God, but yet you and I both believe that God is real.

I wrote my answer before reading your GMAU article regarding the Japanese definition of
“ki,” so as to not spoil my answer. After reading your article, I’m not surprised by the lack
of clear meaning in the word. English does not have a word for “chi” at all, yet we’ve all
seen this, this ... this thing that I described. My definition most closely matches “(7) ether;
essence; spirit; breath. (8) flavor; savor.”

I have some familiarity with aikido and Taoism, and yes, I would say that Ueshiba’s
concept of ki, and his entire world view for that matter, is very similar to that in Taoism.  

Date: 12/18/00 11:19:28 PM
Name: John R. Himes


Subject: Re: Re: Re: Yes, qigong can be Christian
Scott has given a wonderful definition and explanation of chi! I'm delighted! He is making me think, and I love people who make me think. Especially important are his points on the connection between chi and art. I've not read anything so good on art from a Christian viewpoint since "Art and the Bible," by the great philosopher/theologian Francis Schaeffer. That is a genuine compliment from the heart, Scott.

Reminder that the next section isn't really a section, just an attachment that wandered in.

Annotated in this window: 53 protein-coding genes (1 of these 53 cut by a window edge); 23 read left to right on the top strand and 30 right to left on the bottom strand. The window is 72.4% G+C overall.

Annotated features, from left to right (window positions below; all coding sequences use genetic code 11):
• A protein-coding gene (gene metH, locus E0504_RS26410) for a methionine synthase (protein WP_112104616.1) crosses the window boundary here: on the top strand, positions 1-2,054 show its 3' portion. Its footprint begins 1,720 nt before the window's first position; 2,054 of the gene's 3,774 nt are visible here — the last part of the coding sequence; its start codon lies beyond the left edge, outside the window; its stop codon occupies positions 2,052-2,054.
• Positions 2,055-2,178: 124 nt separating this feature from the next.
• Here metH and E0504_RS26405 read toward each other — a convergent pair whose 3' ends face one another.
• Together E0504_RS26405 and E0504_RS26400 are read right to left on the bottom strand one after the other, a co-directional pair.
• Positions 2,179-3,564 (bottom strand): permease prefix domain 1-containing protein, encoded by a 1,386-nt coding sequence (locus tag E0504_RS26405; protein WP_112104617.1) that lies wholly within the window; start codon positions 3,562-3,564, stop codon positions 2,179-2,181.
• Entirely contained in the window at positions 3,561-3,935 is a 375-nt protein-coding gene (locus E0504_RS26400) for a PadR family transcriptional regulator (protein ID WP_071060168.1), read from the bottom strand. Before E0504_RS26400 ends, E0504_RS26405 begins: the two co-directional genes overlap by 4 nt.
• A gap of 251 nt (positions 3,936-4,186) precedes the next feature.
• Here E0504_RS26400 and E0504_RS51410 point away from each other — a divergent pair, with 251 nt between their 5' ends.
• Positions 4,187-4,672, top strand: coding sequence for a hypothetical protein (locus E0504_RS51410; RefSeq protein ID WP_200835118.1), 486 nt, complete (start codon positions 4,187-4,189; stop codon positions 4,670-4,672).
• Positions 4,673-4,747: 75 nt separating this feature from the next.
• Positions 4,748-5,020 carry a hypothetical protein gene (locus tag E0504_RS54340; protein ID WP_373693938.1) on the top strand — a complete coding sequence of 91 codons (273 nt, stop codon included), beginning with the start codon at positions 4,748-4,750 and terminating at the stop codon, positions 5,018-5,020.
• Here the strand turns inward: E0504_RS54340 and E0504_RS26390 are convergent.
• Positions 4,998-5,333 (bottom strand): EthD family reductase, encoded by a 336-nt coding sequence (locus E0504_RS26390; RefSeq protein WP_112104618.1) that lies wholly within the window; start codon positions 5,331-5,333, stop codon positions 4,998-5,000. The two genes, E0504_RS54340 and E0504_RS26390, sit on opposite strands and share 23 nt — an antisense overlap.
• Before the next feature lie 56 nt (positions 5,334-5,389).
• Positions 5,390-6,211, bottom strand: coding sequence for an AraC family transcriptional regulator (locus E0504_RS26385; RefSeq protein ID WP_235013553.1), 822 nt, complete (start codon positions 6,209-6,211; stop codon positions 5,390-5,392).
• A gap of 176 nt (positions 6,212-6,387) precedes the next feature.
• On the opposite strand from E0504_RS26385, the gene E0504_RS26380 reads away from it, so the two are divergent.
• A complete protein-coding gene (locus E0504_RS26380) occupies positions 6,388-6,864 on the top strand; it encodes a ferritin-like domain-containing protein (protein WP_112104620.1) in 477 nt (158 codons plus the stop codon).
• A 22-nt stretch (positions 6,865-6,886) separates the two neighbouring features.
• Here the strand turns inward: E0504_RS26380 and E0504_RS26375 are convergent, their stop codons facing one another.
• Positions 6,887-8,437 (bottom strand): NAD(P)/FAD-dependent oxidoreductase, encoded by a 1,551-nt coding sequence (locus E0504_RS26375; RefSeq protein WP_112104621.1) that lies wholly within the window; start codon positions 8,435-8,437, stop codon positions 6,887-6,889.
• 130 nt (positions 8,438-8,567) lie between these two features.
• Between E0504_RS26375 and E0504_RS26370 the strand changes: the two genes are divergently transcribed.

However, after the great buildup on Taoism being the fountainhead of chi teaching, Scott's view is not based on Taoism at all, it is from the Bible! In his post answering my questions, he talks about the "‘breath of life' in Genesis 2:7", he talks about the Biblical doctrine of trichotomy (that we are composed of spirit, soul and body), and God as a Creator (especially of the "art part" in us–I love that phrase, Scott!). On the other hand, in this post he does not even mention Taoism until he mentions Ueshiba at the end. Why? As soon as you put the discussion of chi in the context of the Bible, you are opposing Taoism.